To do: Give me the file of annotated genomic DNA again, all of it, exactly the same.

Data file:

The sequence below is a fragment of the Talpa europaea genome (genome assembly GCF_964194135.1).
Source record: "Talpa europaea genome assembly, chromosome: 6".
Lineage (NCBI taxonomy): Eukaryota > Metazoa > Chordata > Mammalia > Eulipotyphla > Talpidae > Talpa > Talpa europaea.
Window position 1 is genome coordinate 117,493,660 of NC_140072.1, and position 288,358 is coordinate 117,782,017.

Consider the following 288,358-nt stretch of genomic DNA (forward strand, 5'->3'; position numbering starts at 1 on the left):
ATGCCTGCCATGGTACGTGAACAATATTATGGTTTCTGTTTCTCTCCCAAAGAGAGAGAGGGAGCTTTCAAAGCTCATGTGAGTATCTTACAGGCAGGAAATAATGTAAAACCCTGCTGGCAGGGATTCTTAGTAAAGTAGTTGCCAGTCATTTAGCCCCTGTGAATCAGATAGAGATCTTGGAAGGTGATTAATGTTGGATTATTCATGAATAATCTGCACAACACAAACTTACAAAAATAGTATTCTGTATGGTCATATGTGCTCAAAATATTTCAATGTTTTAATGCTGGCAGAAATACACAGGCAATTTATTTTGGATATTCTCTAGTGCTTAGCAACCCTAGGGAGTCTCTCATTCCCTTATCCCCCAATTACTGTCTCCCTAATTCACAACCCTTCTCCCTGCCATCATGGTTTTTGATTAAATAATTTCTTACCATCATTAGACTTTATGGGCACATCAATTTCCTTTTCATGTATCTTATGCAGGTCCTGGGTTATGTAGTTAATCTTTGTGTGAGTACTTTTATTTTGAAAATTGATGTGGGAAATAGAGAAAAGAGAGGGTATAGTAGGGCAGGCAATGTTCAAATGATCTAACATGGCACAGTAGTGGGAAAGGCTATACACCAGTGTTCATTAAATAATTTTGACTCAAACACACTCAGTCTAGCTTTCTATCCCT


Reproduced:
The sequence below is a fragment of the Talpa europaea genome (genome assembly GCF_964194135.1).
Source record: "Talpa europaea genome assembly, chromosome: 6".
Lineage (NCBI taxonomy): Eukaryota > Metazoa > Chordata > Mammalia > Eulipotyphla > Talpidae > Talpa > Talpa europaea.
Window position 1 is genome coordinate 117,493,660 of NC_140072.1, and position 288,358 is coordinate 117,782,017.

Consider the following 288,358-nt stretch of genomic DNA (forward strand, 5'->3'; position numbering starts at 1 on the left):
ATGCCTGCCATGGTACGTGAACAATATTATGGTTTCTGTTTCTCTCCCAAAGAGAGAGAGGGAGCTTTCAAAGCTCATGTGAGTATCTTACAGGCAGGAAATAATGTAAAACCCTGCTGGCAGGGATTCTTAGTAAAGTAGTTGCCAGTCATTTAGCCCCTGTGAATCAGATAGAGATCTTGGAAGGTGATTAATGTTGGATTATTCATGAATAATCTGCACAACACAAACTTACAAAAATAGTATTCTGTATGGTCATATGTGCTCAAAATATTTCAATGTTTTAATGCTGGCAGAAATACACAGGCAATTTATTTTGGATATTCTCTAGTGCTTAGCAACCCTAGGGAGTCTCTCATTCCCTTATCCCCCAATTACTGTCTCCCTAATTCACAACCCTTCTCCCTGCCATCATGGTTTTTGATTAAATAATTTCTTACCATCATTAGACTTTATGGGCACATCAATTTCCTTTTCATGTATCTTATGCAGGTCCTGGGTTATGTAGTTAATCTTTGTGTGAGTACTTTTATTTTGAAAATTGATGTGGGAAATAGAGAAAAGAGAGGGTATAGTAGGGCAGGCAATGTTCAAATGATCTAACATGGCACAGTAGTGGGAAAGGCTATACACCAGTGTTCATTAAATAATTTTGACTCAAACACACTCAGTCTAGCTTTCTATCCCT